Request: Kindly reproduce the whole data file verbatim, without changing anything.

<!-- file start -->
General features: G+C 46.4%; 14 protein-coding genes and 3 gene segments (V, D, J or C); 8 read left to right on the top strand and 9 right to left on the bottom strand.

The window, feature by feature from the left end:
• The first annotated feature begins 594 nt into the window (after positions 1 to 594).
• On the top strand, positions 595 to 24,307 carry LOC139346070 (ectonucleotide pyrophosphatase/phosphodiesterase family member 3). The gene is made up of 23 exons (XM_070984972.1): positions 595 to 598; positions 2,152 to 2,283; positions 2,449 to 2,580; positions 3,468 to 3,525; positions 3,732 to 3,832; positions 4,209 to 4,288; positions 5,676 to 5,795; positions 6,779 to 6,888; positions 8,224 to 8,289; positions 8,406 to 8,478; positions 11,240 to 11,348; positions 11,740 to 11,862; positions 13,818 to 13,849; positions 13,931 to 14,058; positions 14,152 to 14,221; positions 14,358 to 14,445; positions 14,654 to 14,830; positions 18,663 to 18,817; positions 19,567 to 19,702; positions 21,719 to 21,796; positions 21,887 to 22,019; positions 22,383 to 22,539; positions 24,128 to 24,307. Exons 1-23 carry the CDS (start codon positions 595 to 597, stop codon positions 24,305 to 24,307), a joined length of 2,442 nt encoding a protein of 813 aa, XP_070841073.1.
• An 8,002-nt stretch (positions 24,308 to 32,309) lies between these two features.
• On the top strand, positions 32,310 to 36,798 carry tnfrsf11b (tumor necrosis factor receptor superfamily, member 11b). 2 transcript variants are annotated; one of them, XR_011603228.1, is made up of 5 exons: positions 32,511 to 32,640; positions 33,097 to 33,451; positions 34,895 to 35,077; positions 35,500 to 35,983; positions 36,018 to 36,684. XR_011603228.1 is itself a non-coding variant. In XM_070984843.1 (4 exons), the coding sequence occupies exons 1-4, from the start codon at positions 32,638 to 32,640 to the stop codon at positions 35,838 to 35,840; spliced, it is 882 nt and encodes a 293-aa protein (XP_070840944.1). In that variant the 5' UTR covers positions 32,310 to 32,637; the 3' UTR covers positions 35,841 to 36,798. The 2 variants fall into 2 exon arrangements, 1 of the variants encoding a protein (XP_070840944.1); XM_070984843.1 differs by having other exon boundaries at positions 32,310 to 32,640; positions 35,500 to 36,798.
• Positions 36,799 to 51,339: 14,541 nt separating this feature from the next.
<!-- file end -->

General features: G+C 46.4%; 14 protein-coding genes and 3 gene segments (V, D, J or C); 8 read left to right on the top strand and 9 right to left on the bottom strand.

The window, feature by feature from the left end:
• The first annotated feature begins 594 nt into the window (after positions 1 to 594).
• On the top strand, positions 595 to 24,307 carry LOC139346070 (ectonucleotide pyrophosphatase/phosphodiesterase family member 3). The gene is made up of 23 exons (XM_070984972.1): positions 595 to 598; positions 2,152 to 2,283; positions 2,449 to 2,580; positions 3,468 to 3,525; positions 3,732 to 3,832; positions 4,209 to 4,288; positions 5,676 to 5,795; positions 6,779 to 6,888; positions 8,224 to 8,289; positions 8,406 to 8,478; positions 11,240 to 11,348; positions 11,740 to 11,862; positions 13,818 to 13,849; positions 13,931 to 14,058; positions 14,152 to 14,221; positions 14,358 to 14,445; positions 14,654 to 14,830; positions 18,663 to 18,817; positions 19,567 to 19,702; positions 21,719 to 21,796; positions 21,887 to 22,019; positions 22,383 to 22,539; positions 24,128 to 24,307. Exons 1-23 carry the CDS (start codon positions 595 to 597, stop codon positions 24,305 to 24,307), a joined length of 2,442 nt encoding a protein of 813 aa, XP_070841073.1.
• An 8,002-nt stretch (positions 24,308 to 32,309) lies between these two features.
• On the top strand, positions 32,310 to 36,798 carry tnfrsf11b (tumor necrosis factor receptor superfamily, member 11b). 2 transcript variants are annotated; one of them, XR_011603228.1, is made up of 5 exons: positions 32,511 to 32,640; positions 33,097 to 33,451; positions 34,895 to 35,077; positions 35,500 to 35,983; positions 36,018 to 36,684. XR_011603228.1 is itself a non-coding variant. In XM_070984843.1 (4 exons), the coding sequence occupies exons 1-4, from the start codon at positions 32,638 to 32,640 to the stop codon at positions 35,838 to 35,840; spliced, it is 882 nt and encodes a 293-aa protein (XP_070840944.1). In that variant the 5' UTR covers positions 32,310 to 32,637; the 3' UTR covers positions 35,841 to 36,798. The 2 variants fall into 2 exon arrangements, 1 of the variants encoding a protein (XP_070840944.1); XM_070984843.1 differs by having other exon boundaries at positions 32,310 to 32,640; positions 35,500 to 36,798.
• Positions 36,799 to 51,339: 14,541 nt separating this feature from the next.